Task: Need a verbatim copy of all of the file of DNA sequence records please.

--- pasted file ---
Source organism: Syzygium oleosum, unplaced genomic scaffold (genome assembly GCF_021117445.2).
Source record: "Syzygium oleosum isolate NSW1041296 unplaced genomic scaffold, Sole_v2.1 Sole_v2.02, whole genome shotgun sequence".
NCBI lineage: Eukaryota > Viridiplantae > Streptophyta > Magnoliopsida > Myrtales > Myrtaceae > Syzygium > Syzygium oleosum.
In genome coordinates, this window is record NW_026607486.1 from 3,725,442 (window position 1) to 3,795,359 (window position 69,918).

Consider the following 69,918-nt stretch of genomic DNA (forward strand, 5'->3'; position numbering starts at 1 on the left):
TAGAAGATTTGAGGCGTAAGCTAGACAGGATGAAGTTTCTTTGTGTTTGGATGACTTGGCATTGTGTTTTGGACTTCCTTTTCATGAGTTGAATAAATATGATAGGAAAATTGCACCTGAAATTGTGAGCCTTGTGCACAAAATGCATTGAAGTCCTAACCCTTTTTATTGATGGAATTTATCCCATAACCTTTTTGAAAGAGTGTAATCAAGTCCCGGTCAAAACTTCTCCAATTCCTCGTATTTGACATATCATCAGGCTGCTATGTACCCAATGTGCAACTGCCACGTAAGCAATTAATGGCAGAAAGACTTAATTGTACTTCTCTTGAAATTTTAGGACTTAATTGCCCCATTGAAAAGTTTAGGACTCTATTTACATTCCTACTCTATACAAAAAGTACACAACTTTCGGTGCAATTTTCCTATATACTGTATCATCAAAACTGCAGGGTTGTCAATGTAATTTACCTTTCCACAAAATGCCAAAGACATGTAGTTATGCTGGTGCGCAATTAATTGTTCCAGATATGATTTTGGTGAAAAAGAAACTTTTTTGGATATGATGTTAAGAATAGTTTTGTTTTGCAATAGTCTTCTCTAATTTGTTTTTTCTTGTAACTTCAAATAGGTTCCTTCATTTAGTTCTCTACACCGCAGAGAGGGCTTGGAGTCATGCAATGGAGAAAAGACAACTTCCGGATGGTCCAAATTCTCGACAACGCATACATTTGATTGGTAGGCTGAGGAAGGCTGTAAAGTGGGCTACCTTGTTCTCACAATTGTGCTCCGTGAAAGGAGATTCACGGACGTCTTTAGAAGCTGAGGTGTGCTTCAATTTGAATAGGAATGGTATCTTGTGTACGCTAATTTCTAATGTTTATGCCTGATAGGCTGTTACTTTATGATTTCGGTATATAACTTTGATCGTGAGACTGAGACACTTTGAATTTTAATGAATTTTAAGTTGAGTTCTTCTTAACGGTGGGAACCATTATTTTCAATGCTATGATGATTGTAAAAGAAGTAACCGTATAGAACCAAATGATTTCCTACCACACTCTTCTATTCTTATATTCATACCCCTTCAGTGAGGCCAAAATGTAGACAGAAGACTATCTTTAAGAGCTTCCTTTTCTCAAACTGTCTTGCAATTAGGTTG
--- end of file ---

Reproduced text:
Source organism: Syzygium oleosum, unplaced genomic scaffold (genome assembly GCF_021117445.2).
Source record: "Syzygium oleosum isolate NSW1041296 unplaced genomic scaffold, Sole_v2.1 Sole_v2.02, whole genome shotgun sequence".
NCBI lineage: Eukaryota > Viridiplantae > Streptophyta > Magnoliopsida > Myrtales > Myrtaceae > Syzygium > Syzygium oleosum.
In genome coordinates, this window is record NW_026607486.1 from 3,725,442 (window position 1) to 3,795,359 (window position 69,918).

Consider the following 69,918-nt stretch of genomic DNA (forward strand, 5'->3'; position numbering starts at 1 on the left):
TAGAAGATTTGAGGCGTAAGCTAGACAGGATGAAGTTTCTTTGTGTTTGGATGACTTGGCATTGTGTTTTGGACTTCCTTTTCATGAGTTGAATAAATATGATAGGAAAATTGCACCTGAAATTGTGAGCCTTGTGCACAAAATGCATTGAAGTCCTAACCCTTTTTATTGATGGAATTTATCCCATAACCTTTTTGAAAGAGTGTAATCAAGTCCCGGTCAAAACTTCTCCAATTCCTCGTATTTGACATATCATCAGGCTGCTATGTACCCAATGTGCAACTGCCACGTAAGCAATTAATGGCAGAAAGACTTAATTGTACTTCTCTTGAAATTTTAGGACTTAATTGCCCCATTGAAAAGTTTAGGACTCTATTTACATTCCTACTCTATACAAAAAGTACACAACTTTCGGTGCAATTTTCCTATATACTGTATCATCAAAACTGCAGGGTTGTCAATGTAATTTACCTTTCCACAAAATGCCAAAGACATGTAGTTATGCTGGTGCGCAATTAATTGTTCCAGATATGATTTTGGTGAAAAAGAAACTTTTTTGGATATGATGTTAAGAATAGTTTTGTTTTGCAATAGTCTTCTCTAATTTGTTTTTTCTTGTAACTTCAAATAGGTTCCTTCATTTAGTTCTCTACACCGCAGAGAGGGCTTGGAGTCATGCAATGGAGAAAAGACAACTTCCGGATGGTCCAAATTCTCGACAACGCATACATTTGATTGGTAGGCTGAGGAAGGCTGTAAAGTGGGCTACCTTGTTCTCACAATTGTGCTCCGTGAAAGGAGATTCACGGACGTCTTTAGAAGCTGAGGTGTGCTTCAATTTGAATAGGAATGGTATCTTGTGTACGCTAATTTCTAATGTTTATGCCTGATAGGCTGTTACTTTATGATTTCGGTATATAACTTTGATCGTGAGACTGAGACACTTTGAATTTTAATGAATTTTAAGTTGAGTTCTTCTTAACGGTGGGAACCATTATTTTCAATGCTATGATGATTGTAAAAGAAGTAACCGTATAGAACCAAATGATTTCCTACCACACTCTTCTATTCTTATATTCATACCCCTTCAGTGAGGCCAAAATGTAGACAGAAGACTATCTTTAAGAGCTTCCTTTTCTCAAACTGTCTTGCAATTAGGTTG